The Gut Microbiome and Diet to Manage Joint Inflammation
The gut microbiota in humans is very active providing the release of a variety of metabolites with profound effects on human health and immune regulation. These metabolites and compounds derived from the microbiota exert inflammatory and anti-inflammatory effects in the intestinal tissues and systemically.
Microbial species maintain immune system balance in multiple ways. An individual’s genetic profile (HLA profile) shapes the microbial populations in the intestine. This was first discovered with HLAB27 positive patients with axial spondylitis.
There is a condition called ” leaky gut”, resulting from damage to the epithelial cells lining the intestine, which permits entry of bacteria and pro-inflammatory metabolites along with other products into the intestinal lumen and into the bloodstream. This can cause both local and systemic inflammation. In this condition bacteria and chemical byproducts can leak into the bowel resulting in the activation of intestinal T cells. These T cells can migrate to several sites including the brain, joints and the ends of ligaments( entheses).
There are many research studies that are driving and increasing interest in ways of reversing leaky gut conditions and preventing immune activation. There is one recent study demonstrating the inhibition of leaky gut with the short chain fatty acid, butyrate. This is a mice study but has implications for humans.
Recent studies have shown that in individuals with less diversity of microbial species in the bowel and lower levels of medium chain fatty acids can be found in patients with psoriatic arthritis. Studies are now increasing the concept of a gut-joint axis.
The composition of our dietary intake is a major factor modulating the structure of the microbiome.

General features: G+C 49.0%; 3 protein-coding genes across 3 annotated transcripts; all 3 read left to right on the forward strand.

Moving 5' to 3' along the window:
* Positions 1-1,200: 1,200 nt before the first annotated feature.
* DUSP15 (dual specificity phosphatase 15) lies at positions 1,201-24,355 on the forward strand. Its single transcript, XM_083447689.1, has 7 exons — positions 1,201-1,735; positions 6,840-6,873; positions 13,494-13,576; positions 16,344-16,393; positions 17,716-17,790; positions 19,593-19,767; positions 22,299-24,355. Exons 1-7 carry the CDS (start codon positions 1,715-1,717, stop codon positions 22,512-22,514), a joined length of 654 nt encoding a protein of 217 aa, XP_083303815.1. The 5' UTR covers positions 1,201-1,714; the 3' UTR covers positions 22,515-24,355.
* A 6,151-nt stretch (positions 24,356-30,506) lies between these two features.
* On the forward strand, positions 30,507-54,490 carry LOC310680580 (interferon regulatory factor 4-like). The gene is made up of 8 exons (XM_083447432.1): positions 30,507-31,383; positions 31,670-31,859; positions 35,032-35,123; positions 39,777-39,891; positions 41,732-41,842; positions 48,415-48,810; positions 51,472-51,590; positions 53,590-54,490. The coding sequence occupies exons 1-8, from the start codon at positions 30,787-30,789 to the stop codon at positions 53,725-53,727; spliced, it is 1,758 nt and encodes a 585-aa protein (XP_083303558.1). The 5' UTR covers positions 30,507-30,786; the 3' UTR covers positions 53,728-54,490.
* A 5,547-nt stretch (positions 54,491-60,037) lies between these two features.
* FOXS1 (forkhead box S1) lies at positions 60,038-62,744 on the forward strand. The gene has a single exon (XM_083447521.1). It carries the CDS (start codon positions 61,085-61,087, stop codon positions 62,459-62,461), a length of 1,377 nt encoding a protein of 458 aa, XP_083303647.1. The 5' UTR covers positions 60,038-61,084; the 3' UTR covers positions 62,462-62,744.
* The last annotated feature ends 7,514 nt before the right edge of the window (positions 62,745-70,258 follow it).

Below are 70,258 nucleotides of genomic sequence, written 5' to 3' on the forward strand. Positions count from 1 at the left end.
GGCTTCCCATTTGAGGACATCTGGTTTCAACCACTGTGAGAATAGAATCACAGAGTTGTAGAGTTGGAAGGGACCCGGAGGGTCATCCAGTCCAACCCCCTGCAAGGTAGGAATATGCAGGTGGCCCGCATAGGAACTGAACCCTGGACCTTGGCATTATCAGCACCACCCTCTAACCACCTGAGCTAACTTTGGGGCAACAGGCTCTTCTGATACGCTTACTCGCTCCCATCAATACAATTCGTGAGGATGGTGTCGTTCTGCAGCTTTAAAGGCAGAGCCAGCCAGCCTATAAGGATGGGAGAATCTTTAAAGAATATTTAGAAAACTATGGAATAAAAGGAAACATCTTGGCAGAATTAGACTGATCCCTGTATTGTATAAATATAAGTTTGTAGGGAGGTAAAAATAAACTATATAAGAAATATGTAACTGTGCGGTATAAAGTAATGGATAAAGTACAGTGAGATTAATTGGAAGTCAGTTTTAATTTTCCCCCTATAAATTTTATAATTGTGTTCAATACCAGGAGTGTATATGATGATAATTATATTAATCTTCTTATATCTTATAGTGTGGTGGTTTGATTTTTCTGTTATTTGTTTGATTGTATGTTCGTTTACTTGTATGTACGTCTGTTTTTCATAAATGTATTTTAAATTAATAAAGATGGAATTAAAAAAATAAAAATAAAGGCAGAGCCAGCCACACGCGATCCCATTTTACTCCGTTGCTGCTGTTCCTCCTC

The Modern Diet.
Modern diets are rich in carbohydrates, salt and saturated fatty acids and deficient in fiber, vitamins and minerals. The western diet is associated with unprecedented rates of obesity. There is a spike in chronic inflammatory diseases and autoimmune conditions. The hypothesis is that this may be related. In obesity there is a change to the inflammatory molecules and to the intestinal microbiome. The fact that obesity is a major risk factor for psoriasis and PsA and that these patients suffer from higher rates of metabolic syndrome, type 2 diabetes and cardiovascular disease has prompted efforts to understand if weight loss or efforts to alter the microbiome can lessen inflammation in these disorders. This strategy is bolstered by the fact that negative energy balance, achieved by expending more energy than consumed, drives integrated immunometabolic responses that promote longevity and counter-balance inflammatory pathways.
Several studies in RA over the past 30 years demonstrate that hypocaloric and anti-inflammatory diets can lessen inflammation.
In a recent presentation at the American Academy of Allery, Asthma and Immunology, Dr. Guma from UCSD, showed that RA patients treated for 2 weeks with an anti-inflammatory diet demonstrated significantly improved clinical outcomes (Joint swellin, pain, fatigue) without significant weight loss compared to the control group. Moreover, responders had a significant change in the microbiome in terms of composition and diversity. These dramatic changes over a 2 week period demonstrate the powerful effects of dietary intervention on chronic inflammation.
In another study in psoriatic arthritis a 14 week aggressive hypocaloric diet resulted in dramatic weight loss and these patients showed significant improvements in multiple clinical features and inflammatory parameters of arthritis that were maintained on follow-up a year later. Other case series finds that bariatric surgery in psoriasis patients is associated with marked improvements in psoriasis.
These studies are changing the paradigms of treatment and that along with standard anti-inflammatory therapies, a focus on nutrition improves outcomes.